Getting There: Air Madagascar has the cheapest direct return flights at around $780. The only catch is that this flight operates on Fridays only. Kenya Airways offers the best options from Nairobi to Antananarivo with three flights weekly at around $900. Travel on other days drastically increases the price of the ticket by over 100% and some of the travel times for the three-hour flight can take 20 hours as you connect through other cities within and outside Africa.
Ivato International Airport in Tana is a small airport with an average of four landings and takeoffs per hour in the middle of the day. The airport has one restaurant and snack bar with a few small duty-free shops stocking souvenirs, chocolate, alcohol, tobacco, luggage, fragrance and clothing for sale.
Entry visas are offered at the airport in an attempt to boost the tourism numbers of Madagascar. The visa is usually free for visitors staying less than 30 days. The process takes between 30 to 45 minutes as there are usually long lines of foreigners entering the country.
Getting Around: As is common in most airports, taxi drivers await passengers to take them to town. An average fare from Ivato International Airport to downtown Antananarivo is around MGA 40,000 or $19.
Most locals take the minibuses or “matatus” in Swahili. Most minivans can either seat 14 or 18 commuters. These mini buses are notorious for overloading passengers and a 14-seater van can at times carry 20 passengers. Minibuses usually cost around 30 times cheaper than a taxi.
For foreigners, taxis are the regular mode of transportation. One needs to negotiate with the driver to determine both the price and if the driver is interested in going in your direction. Unlike most cities where a taxi will deliver a fare to any region of the city, taxi drivers in Tana (short of Antananarivo) will often refuse to take a fare if they feel it is “too far”. It is important to negotiate the fare before boarding a taxi.
Antananarivo is pretty secure although with limited street lighting. Once during the day, I walked downtown taking photos and my friends insisted I be very careful with my camera as sometimes thieves would come about. I never felt threatened though or felt I was in danger of being robbed. Electricity is not that reliable in some areas of the city. Tana also has very few street lights.
Communications: In Madagascar, you either speak French or Malagasy. Since I spoke neither, I concentrated on hanging out with people who spoke English. It was rather embarrassing when I attended meetings and needed a translator or someone who could understand English to get any message across. I have now vowed to learn French as soon as is possible.
In Madagascar, Kenya’s leading network Safaricom doesn’t work. The island doesn’t have any roaming arrangements with Safaricom. There are three main carriers: Telma which is the national carrier, Orange and Bharti Airtel.
I was fortunate to stay at a friend’s place and he had Blueline’s (a cable and internet service provider offering triple play services) home internet. The connection was pretty solid and up at all times. There were a number of cybercafes that I saw in town but didn’t get a chance to visit any. I attended two conferences and both Blueline and Orange had free wi-fi for attendees.
Shopping & Sight-seeing: Most tourists in Antananarivo visit the main market in downtown for their shopping. Spices are a national export and the markets are full of a wide variety of spices. Traders will offer you different spices and provide you with instructions on how to use them correctly. For souvenirs, tourist purchase stuffed imitation lemur dolls and sculptures of baobab trees.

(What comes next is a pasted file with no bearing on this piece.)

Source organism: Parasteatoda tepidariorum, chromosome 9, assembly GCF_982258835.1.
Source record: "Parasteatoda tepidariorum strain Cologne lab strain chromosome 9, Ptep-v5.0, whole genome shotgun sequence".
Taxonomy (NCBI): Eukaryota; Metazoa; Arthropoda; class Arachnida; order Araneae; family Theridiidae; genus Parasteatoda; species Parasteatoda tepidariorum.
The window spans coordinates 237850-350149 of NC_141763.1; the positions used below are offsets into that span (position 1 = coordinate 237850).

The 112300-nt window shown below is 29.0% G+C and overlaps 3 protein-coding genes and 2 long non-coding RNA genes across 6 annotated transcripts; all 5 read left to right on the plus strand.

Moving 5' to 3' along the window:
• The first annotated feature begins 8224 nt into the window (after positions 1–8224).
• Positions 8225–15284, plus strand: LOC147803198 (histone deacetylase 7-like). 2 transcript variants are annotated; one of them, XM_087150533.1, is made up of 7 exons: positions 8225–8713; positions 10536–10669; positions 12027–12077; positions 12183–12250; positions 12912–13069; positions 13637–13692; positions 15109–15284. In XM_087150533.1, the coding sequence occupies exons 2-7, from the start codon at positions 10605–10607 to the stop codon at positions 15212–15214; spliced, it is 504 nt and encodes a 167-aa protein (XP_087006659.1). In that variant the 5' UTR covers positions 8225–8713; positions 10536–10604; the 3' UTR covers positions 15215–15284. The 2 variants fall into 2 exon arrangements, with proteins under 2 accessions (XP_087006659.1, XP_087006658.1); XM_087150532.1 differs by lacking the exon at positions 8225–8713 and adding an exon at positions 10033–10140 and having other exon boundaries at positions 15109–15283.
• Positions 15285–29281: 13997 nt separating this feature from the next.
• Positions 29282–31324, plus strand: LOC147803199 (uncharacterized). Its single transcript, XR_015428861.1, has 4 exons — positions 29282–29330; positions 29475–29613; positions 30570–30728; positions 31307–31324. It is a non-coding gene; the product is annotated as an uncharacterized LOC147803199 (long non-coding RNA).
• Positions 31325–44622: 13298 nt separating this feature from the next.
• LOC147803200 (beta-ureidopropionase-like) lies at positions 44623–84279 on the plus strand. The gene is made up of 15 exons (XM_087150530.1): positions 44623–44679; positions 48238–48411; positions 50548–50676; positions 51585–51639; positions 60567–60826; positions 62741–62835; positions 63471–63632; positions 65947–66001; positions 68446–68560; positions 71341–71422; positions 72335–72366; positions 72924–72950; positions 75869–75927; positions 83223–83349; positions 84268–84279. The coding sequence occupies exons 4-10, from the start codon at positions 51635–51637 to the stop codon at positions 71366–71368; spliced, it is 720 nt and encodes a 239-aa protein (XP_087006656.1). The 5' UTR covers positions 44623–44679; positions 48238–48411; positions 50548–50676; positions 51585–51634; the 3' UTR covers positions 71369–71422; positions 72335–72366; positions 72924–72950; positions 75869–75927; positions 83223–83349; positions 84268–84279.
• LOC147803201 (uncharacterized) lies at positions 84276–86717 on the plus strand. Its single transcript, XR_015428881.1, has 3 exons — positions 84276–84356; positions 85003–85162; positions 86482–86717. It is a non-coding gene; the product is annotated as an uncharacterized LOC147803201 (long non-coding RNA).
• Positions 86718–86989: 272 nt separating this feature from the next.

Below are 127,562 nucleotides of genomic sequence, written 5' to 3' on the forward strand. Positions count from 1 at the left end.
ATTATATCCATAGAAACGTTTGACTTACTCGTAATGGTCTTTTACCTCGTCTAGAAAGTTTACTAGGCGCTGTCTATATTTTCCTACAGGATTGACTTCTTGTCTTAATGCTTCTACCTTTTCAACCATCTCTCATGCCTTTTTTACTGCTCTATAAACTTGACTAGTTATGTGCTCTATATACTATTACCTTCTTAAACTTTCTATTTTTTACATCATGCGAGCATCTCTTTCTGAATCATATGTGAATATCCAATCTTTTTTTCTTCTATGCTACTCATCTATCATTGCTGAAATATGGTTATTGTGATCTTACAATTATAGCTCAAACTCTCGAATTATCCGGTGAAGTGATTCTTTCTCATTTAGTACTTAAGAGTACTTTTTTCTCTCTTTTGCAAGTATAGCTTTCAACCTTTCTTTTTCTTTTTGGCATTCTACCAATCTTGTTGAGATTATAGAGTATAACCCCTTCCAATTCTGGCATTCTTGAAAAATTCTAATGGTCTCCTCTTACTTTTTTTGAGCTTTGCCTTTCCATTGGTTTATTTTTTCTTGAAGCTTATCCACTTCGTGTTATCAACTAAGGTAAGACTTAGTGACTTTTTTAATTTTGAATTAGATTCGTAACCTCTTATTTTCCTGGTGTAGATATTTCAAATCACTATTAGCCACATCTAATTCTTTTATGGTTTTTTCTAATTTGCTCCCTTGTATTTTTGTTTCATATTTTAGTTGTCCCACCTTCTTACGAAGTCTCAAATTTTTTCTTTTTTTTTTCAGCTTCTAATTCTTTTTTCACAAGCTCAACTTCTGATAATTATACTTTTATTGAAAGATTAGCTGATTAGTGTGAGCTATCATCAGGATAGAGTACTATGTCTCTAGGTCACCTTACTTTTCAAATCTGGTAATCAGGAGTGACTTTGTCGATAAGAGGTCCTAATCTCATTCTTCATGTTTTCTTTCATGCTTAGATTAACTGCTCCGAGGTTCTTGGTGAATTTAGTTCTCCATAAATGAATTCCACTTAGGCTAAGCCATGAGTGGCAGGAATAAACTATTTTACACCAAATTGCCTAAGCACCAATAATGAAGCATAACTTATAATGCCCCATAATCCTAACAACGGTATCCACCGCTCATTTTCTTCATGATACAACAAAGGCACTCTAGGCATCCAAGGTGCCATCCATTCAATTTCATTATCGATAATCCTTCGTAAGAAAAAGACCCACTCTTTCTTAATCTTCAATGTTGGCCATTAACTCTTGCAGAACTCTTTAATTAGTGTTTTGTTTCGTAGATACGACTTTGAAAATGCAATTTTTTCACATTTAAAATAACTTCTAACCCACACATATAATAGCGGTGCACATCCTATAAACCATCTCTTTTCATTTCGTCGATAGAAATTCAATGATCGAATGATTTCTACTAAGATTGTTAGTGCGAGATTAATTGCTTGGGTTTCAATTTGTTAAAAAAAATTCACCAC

Antananarivo is quite a picturesque city. Built on a hill and with the old-world French charm, the architecture and cobblestoned streets make for a wonderful discovery of a city that keeps offering more to the senses as often as possible. The streets are narrow and if you are on the hillside, every block offers a great view of downtown down below. It is a great city to walk as opposed to driving in.
Rice paddies also lie on the outskirt of the city and as you drive from the airport, you go through miles of these paddies. It is an interesting juxtaposition of the rural and urban settings.
From the air, the most surprising thing is the red rivers filled with topsoil eroded from the many slash-and-burn farms dotting the landscape. This is a land where traditional farming practices greatly affect the environment and the long-term viability of agriculture.
The whole city of Tana is a visual feast. Being an old French colony, the city has an old European feel about it. The city is built on a hill with a sign stating “Antananarivo” overlooking downtown similar to the famous Hollywood sign. Atop the hill sits the Queen’s Palace and a number of hotels and old French palaces that are accessed through narrow cobblestoned streets. Atop the hill is an impressive view of downtown Tana with the national stadium and a manmade lake with a sculpture of an angel in the foreground.
Odd Points: – In Madagascar, they have a drink with small amounts of alcohol that is made specifically for children. This early introduction to “happy hour” is called Fresh (Panache).
– Malagasy people aren’t aggressive in business. You can arrive at a store around closing time and the shopkeeper will rather close the shop than serve that last client. In the same manner, a taxi will let a fare go since “you aren’t going in the direction I am”.
– The International Madagascan Fair (FIM) was full of great-looking and well-dressed women who acted as brand hostesses. The whole fair felt like a competition of who had the most beautiful women as hostesses rather than how can we do business together.
Local legends: Being an island nation, it was interesting to note that Malagasy people believe some families come from mermaids.